The winners of the Open University’s 2015 Engaging Research Award Scheme were announced in early February 2015.
The scheme was devised as part of the Open University’s RCUK-funded Public Engagement with Research Catalyst. It was designed to find and celebrate high-quality engaged research at the OU, demonstrating the different ways that researchers meaningfully interact with various stakeholders over any or all stages of a research process, from issue formulation, the production or co-creation of new knowledge, to knowledge evaluation and dissemination.
As the Chair of the Assessment Panel, I was extremely grateful to the six judges for their careful assessments of the entries. I was particularly delighted that two of the winners for the 2014 Engaging Research Award Scheme, Thea Herodotou and Natalia Kucirkova, agreed to act as judges for this 2015 competition.
The standard of the entries to this round of the scheme was very high, with the judging panel awarding prizes to three winners of the scheme as well as recognizing six further highly commended entries.
Professor Martin Weller (Institute of Educational Technology)
‘The Open Educational Resources Research Hub’
The OER Research Hub (OERRH) is a Hewlett funded research project investigating the impact of open educational resources (OER) on learning and teaching. This winning entry focused on the openly licensed Open Research course that the team created and ran on P2PU’s School of Open during Sept-Oct 2014, which acted as a culmination of their open research approach.
The judging panel was particularly impressed by the quality of the engaged research; a range of relevant stakeholders and publics were engaged meaningfully in this densely participative research. The OERRH Team demonstrated clear evidence of collective impact, quality and progress.
Dr Rosa Hoekstra (Faculty of Science)
‘Increasing mental health & autism awareness in rural Ethiopia’
In 2012 a team of researchers from the Open University and Addis Ababa University received funding from the charity Autism Speaks to conduct a study of the effectiveness of mental health training for community health workers in Ethiopia.
Rural Ethiopian community health workers provide essential health services to a population of 80 million people. Through this engaged research the team aimed to raise the awareness of autism and other developmental disorders and decrease stigma related to mental health problems.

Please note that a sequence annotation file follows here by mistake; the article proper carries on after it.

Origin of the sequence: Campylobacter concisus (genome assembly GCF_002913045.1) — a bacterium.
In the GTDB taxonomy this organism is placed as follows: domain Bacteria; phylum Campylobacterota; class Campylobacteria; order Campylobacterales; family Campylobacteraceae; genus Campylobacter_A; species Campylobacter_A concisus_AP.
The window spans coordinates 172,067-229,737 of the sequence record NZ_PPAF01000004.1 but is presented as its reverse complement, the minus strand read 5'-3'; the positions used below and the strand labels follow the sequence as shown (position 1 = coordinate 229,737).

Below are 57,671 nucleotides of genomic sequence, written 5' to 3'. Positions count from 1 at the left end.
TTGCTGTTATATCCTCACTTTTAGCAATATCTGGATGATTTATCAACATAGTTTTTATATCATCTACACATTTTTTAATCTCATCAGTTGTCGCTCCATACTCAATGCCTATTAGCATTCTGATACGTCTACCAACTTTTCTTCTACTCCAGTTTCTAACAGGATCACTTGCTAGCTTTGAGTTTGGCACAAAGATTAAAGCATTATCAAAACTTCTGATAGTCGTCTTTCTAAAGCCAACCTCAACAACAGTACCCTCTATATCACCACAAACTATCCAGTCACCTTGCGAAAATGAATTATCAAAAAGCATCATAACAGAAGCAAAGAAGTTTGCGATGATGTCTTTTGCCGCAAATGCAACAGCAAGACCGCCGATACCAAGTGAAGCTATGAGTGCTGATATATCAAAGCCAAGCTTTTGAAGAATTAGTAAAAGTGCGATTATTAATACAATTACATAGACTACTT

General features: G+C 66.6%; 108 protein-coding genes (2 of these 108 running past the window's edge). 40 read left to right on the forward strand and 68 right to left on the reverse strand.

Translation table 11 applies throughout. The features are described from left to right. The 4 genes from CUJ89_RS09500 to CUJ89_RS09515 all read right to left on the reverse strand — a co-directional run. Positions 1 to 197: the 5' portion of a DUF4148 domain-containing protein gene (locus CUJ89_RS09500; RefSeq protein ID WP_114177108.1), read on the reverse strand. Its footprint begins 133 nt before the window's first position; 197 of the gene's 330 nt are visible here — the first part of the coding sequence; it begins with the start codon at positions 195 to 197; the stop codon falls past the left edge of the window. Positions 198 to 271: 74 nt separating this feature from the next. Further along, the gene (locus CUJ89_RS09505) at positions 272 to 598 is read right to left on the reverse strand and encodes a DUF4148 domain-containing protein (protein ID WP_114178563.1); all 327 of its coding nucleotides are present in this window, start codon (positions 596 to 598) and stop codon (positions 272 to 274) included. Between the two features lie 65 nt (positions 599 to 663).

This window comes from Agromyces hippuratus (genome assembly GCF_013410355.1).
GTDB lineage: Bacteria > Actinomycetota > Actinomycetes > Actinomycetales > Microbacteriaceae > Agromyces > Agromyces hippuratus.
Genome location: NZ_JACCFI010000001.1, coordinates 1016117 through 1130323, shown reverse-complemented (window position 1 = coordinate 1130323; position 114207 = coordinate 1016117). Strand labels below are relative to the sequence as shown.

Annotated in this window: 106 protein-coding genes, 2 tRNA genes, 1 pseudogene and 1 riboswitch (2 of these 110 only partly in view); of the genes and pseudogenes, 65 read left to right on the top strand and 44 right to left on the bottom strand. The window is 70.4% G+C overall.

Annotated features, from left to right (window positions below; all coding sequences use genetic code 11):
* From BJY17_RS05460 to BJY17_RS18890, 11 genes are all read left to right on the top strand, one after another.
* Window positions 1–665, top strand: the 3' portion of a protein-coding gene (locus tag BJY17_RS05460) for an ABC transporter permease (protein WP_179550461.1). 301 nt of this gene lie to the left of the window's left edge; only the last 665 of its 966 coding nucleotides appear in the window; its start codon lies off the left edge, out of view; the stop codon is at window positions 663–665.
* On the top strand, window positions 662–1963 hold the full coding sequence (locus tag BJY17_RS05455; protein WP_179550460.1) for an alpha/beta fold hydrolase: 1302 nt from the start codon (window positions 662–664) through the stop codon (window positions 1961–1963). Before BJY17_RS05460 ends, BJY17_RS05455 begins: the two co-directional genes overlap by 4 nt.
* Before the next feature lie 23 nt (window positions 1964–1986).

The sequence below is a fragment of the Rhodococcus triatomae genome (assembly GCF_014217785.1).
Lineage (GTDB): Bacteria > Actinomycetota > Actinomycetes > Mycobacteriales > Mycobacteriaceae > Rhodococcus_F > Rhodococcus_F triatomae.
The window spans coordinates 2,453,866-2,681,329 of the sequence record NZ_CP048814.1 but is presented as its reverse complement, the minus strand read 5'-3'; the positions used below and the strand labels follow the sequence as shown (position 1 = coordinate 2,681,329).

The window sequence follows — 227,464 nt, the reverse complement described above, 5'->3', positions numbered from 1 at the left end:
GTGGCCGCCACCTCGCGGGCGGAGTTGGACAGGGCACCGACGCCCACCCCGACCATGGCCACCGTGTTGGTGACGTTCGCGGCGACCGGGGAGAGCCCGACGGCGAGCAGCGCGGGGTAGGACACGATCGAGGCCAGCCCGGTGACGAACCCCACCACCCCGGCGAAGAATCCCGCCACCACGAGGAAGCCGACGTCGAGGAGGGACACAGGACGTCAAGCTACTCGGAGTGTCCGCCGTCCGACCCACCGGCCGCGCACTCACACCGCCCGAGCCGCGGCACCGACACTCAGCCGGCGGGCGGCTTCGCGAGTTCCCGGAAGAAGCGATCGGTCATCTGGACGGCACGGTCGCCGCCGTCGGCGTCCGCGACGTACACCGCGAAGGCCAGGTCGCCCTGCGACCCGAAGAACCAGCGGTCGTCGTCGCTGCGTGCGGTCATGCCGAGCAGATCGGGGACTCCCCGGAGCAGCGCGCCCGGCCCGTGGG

The judging panel commended the impressive involvement of a distributed user community, with relevant participants involved in various stages of the project, through a mixture of methodologies seeking to understand their attitudes and practices.
Katy Jordan (Institute of Educational Technology)
‘The characteristics of completion rates of distributed and centralised MOOCs’
Supervision Team: Dr. Canan Blake and Professor Martin Weller
Massive Open Online Courses (MOOCs) have the potential to enable free university-level education on an enormous scale. A concern often raised about MOOCs is that although thousands enrol for courses, a very small proportion actually complete the course. Katy’s research explored data about enrollment numbers and completion rates from across online news stories and blogs. The processes of engagement emerged and became embedded as the research progressed, demonstrating meaningful engagement.
The panel described this as a gripping example participative and open research, extremely impressive for a postgraduate research student.
Highly Commended Entries
Professor Graham Pike (Faculty of Social Sciences)
‘Facing the evidence: collaboratively developing technology, policy and procedures to improve police investigations’
The panel was impressed by the clear involvement of relevant stakeholders in setting up the research and in dissemination.
Dr Elton Barker (Faculty of Arts)
‘Peliagios: Linking together the places of our past through the documents that refer to them’
Relevant stakeholders and non-academic partners were clearly identified and appropriate, and the aims and objectives were shaped in consultation with them.
Dr Cindy Kerawalla (Faculty of Education and Language Studies)
‘Empowering the children and young people as researchers’
The engaged research is based on processes of participatory research, empowering and engaging young people in the co-production of research, proposing, creating, implementing and sharing findings from their investigations.
Dr Verina Waights (Faculty of Health & Social Care)
‘Enhancing e-Inclusion through development of carers’ digital skills’
The research took a participatory design approach with evidence of engagement through many stages of the lifecycle.
Professor Paul Stenner (Faculty of Social Sciences)
‘An exploration of self-management in chronic lower back pain disorder’
This research demonstrates the benefits of service user engagement through the lifecycle of the project from design to analysis and dissemination.
Dr Saskia van Manen (Faculty of Science)
‘Co-ideation for disaster risk management at Turrialba volcano, Costa Rica’
This research engages stakeholders, relevant publics, and academics from a range of academic disciplines, using participatory approaches in disaster risk management at active volcanoes. The work is clearly merit worthy, not least because the research engages a range of stakeholders in a diverse cultural setting.